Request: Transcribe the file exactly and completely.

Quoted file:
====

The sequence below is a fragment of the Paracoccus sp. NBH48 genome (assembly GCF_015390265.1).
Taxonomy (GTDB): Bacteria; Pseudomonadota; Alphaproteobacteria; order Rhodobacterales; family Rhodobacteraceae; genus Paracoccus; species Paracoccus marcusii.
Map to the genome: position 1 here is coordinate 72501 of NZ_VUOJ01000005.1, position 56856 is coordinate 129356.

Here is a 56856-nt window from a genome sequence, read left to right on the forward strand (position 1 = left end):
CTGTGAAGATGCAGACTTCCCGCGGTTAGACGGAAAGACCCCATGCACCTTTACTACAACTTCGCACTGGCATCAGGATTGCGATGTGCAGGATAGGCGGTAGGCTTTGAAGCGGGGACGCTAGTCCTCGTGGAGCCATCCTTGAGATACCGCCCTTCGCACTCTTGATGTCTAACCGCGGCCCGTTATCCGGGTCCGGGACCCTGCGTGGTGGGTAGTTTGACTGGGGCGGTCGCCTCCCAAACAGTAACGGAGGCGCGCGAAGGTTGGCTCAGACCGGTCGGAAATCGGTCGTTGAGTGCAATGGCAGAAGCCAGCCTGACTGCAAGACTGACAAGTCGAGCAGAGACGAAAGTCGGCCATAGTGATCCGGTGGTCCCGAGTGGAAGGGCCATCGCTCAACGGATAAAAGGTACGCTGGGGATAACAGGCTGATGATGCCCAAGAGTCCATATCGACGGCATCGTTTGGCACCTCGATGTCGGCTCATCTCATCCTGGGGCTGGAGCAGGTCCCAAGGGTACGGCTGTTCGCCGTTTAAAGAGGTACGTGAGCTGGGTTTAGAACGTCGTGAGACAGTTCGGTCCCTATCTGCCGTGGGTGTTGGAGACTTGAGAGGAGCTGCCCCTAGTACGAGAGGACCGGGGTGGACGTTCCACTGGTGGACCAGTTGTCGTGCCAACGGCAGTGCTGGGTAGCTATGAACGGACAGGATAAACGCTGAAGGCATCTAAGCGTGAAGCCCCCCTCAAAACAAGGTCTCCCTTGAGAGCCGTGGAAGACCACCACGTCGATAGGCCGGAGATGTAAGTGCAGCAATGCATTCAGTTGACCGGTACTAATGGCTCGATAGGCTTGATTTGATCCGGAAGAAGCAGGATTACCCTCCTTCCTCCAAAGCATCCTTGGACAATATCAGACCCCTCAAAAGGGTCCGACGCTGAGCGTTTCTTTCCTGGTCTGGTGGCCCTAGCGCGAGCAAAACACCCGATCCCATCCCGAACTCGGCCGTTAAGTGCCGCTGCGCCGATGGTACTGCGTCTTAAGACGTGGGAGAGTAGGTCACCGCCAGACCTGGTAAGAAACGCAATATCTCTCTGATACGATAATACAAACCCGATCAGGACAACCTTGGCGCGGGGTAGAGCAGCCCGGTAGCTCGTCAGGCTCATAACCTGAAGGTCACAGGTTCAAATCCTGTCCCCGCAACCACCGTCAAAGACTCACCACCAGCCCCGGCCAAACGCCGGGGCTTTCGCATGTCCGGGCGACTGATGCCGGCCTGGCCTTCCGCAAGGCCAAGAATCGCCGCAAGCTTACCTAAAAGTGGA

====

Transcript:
The sequence below is a fragment of the Paracoccus sp. NBH48 genome (assembly GCF_015390265.1).
Taxonomy (GTDB): Bacteria; Pseudomonadota; Alphaproteobacteria; order Rhodobacterales; family Rhodobacteraceae; genus Paracoccus; species Paracoccus marcusii.
Map to the genome: position 1 here is coordinate 72501 of NZ_VUOJ01000005.1, position 56856 is coordinate 129356.

Here is a 56856-nt window from a genome sequence, read left to right on the forward strand (position 1 = left end):
CTGTGAAGATGCAGACTTCCCGCGGTTAGACGGAAAGACCCCATGCACCTTTACTACAACTTCGCACTGGCATCAGGATTGCGATGTGCAGGATAGGCGGTAGGCTTTGAAGCGGGGACGCTAGTCCTCGTGGAGCCATCCTTGAGATACCGCCCTTCGCACTCTTGATGTCTAACCGCGGCCCGTTATCCGGGTCCGGGACCCTGCGTGGTGGGTAGTTTGACTGGGGCGGTCGCCTCCCAAACAGTAACGGAGGCGCGCGAAGGTTGGCTCAGACCGGTCGGAAATCGGTCGTTGAGTGCAATGGCAGAAGCCAGCCTGACTGCAAGACTGACAAGTCGAGCAGAGACGAAAGTCGGCCATAGTGATCCGGTGGTCCCGAGTGGAAGGGCCATCGCTCAACGGATAAAAGGTACGCTGGGGATAACAGGCTGATGATGCCCAAGAGTCCATATCGACGGCATCGTTTGGCACCTCGATGTCGGCTCATCTCATCCTGGGGCTGGAGCAGGTCCCAAGGGTACGGCTGTTCGCCGTTTAAAGAGGTACGTGAGCTGGGTTTAGAACGTCGTGAGACAGTTCGGTCCCTATCTGCCGTGGGTGTTGGAGACTTGAGAGGAGCTGCCCCTAGTACGAGAGGACCGGGGTGGACGTTCCACTGGTGGACCAGTTGTCGTGCCAACGGCAGTGCTGGGTAGCTATGAACGGACAGGATAAACGCTGAAGGCATCTAAGCGTGAAGCCCCCCTCAAAACAAGGTCTCCCTTGAGAGCCGTGGAAGACCACCACGTCGATAGGCCGGAGATGTAAGTGCAGCAATGCATTCAGTTGACCGGTACTAATGGCTCGATAGGCTTGATTTGATCCGGAAGAAGCAGGATTACCCTCCTTCCTCCAAAGCATCCTTGGACAATATCAGACCCCTCAAAAGGGTCCGACGCTGAGCGTTTCTTTCCTGGTCTGGTGGCCCTAGCGCGAGCAAAACACCCGATCCCATCCCGAACTCGGCCGTTAAGTGCCGCTGCGCCGATGGTACTGCGTCTTAAGACGTGGGAGAGTAGGTCACCGCCAGACCTGGTAAGAAACGCAATATCTCTCTGATACGATAATACAAACCCGATCAGGACAACCTTGGCGCGGGGTAGAGCAGCCCGGTAGCTCGTCAGGCTCATAACCTGAAGGTCACAGGTTCAAATCCTGTCCCCGCAACCACCGTCAAAGACTCACCACCAGCCCCGGCCAAACGCCGGGGCTTTCGCATGTCCGGGCGACTGATGCCGGCCTGGCCTTCCGCAAGGCCAAGAATCGCCGCAAGCTTACCTAAAAGTGGA